Point Park student Dejah Monea's journey from CAPA to debut album release | Music | Pittsburgh | Pittsburgh City Paper

Point Park student Dejah Monea's journey from CAPA to debut album release

click to enlarge Dejah Monea - CP PHOTO: JARED WICKERHAM
CP photo: Jared Wickerham
Dejah Monea
Dejah Monea got the short end of the stick this year. Along with guitarist Elias Khouri, Monea was chosen as a Pioneer Records Star for the 2019-20 season — an opportunity at Point Park University usually reserved for one person, meaning all the perks were split in half. And then the pandemic hit, shuttering college campuses around the country. Yet even with the odds stacked against her, Monea still managed to release her debut album, Flowers and Dopamine, albeit at a later date, all the while remaining positive and learning to adapt.

Born and raised in Pittsburgh, Monea attended Pittsburgh Creative and Performing Arts School (CAPA) from 6-12 grade. She was a vocal major but wasn’t proactive when it came to creating music.

“I was working on the skill of singing,” she says. “But not songwriting and recording and stuff like that.”

Monea then went to The University of the Arts (UARTS) in Philadelphia for her freshman year of college before transferring to Point Park University where she majors in Sports, Art, Entertainment, and Music management. It was during her short time at UARTS that she began to dabble in songwriting and release her first singles.

“Being around artists 24/7 propelled me,” says Monea. She was also minoring in music business technology, which allowed her to record music and take songwriting classes. “Learning more about it allowed me to get into a creative space. Plus, all my friends [sang].”
click to enlarge Dejah Monea - CP PHOTO: JARED WICKERHAM
CP photo: Jared Wickerham
Dejah Monea

Thus, the pulsating track “Fiji Water” and the velvety “Fix It” were born. “I didn’t even know I wanted to do an album at first,” says Monea. But when the idea came about, she made sure those initial tracks were a part of Flowers and Dopamine.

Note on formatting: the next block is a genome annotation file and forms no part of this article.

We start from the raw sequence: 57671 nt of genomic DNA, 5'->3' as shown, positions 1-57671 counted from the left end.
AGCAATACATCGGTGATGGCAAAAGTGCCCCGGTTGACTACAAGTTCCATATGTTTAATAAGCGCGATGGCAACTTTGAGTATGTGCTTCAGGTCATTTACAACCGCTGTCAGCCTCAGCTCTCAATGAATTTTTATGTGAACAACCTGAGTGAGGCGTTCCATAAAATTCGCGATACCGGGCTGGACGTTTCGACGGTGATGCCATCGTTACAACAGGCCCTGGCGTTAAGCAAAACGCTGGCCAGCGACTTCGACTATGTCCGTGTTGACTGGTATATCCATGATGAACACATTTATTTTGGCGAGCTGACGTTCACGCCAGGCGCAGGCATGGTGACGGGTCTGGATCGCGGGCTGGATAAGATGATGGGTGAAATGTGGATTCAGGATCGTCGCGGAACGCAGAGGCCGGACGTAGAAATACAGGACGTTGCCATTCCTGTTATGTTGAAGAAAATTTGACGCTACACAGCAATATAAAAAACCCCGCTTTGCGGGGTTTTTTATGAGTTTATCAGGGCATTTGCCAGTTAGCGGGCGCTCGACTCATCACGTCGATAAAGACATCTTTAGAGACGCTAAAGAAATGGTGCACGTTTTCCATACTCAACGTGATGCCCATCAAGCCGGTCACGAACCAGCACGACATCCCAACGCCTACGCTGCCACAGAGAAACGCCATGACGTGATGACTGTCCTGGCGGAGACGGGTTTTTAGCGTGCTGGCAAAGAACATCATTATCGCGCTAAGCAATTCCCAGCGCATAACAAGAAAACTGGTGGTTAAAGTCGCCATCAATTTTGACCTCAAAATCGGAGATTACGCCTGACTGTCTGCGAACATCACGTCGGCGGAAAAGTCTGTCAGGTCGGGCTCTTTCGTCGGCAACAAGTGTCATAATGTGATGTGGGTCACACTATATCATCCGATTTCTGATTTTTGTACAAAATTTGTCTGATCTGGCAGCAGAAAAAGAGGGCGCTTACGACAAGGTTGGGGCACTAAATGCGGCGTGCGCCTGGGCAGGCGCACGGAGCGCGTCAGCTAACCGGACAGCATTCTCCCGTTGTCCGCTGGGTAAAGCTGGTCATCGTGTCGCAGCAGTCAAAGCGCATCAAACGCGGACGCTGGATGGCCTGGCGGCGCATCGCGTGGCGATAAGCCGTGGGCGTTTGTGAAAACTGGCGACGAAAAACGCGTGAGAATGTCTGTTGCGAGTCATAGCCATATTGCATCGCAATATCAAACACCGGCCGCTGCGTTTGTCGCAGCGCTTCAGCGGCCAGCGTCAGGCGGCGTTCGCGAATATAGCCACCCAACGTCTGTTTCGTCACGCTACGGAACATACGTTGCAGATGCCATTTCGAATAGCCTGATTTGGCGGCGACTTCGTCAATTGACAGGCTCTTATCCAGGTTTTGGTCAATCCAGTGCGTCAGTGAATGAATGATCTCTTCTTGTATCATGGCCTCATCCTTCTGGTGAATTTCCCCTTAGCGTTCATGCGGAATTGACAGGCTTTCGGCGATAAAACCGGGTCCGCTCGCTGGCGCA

“Songwriting for me is healing,” she says. “There was no force creating this album. I wanted it to be very much me and very genuine to my personality. I hope people hear the effort whenever they listen.”

Monea describes her personality as light. She prefers a field of flowers to drama, and upholds a “go with the flow” attitude. An example of this is the final track on Flowers and Dopamine, “It Is What It Is.”

When Monea went into the studio to create and record a song as part of her Pioneer Records Star contract and was asked what she wanted the song to be about, she simply said, “It is what it is.”

As a Pioneer Star, Monea and Khouri had the opportunity to record a song with Jesse Naus, owner and engineer at Red Caiman Studios. But because there were two of them, studio time was cut in half to accommodate both.

With coronavirus closures, Monea felt she had to rush somewhat to get “It Is What It Is” finished. “In other situations, I probably would have rewritten some parts, but I think it turned out well.”
click to enlarge Dejah Monea - CP PHOTO: JARED WICKERHAM
CP photo: Jared Wickerham
Dejah Monea
Other aspects were split as well: Monea got to work with the SAEM Music Video Workshop class and the University’s cinema arts department to film a music video to promote the track (it has yet to be released), while Khouri was to be the main headliner for the Pioneer Records Present show at Stage AE (the show was postponed). But while Monea did not get the full Pioneer Records experience, it was her acceptance into the program that drew her to pursue a music career seriously.

Shortly after learning she would be a Pioneer Star, Monea applied for a grant from Advancing Black Arts in Pittsburgh, a joint program of The Pittsburgh Foundation and The Heinz Endowments. She knew to get the production quality that she wanted for an album she would need money to do so, and in Dec. 2019, Monea was awarded $15,000 to support the creation and promotion of her debut album.

“That’s when I decided to write more actively,” says Monea. “As I was experiencing life, the songs just kind of came to me.”

Monea wishes to connect with anyone who relates to her music, as songs cover relatable topics like in tracks “One of Those Days,” “Love Yourself,” and “Fuck You Very Much.”

“There’s always someone who feels the same way you do,” says Monea. “All I know is that when a person realizes that they aren’t alone, it makes a world of difference. This is why I stuff my songs with emotion and make sure the sound is always a vibe.”

Listen to Flowers and Dopamine on Spotify

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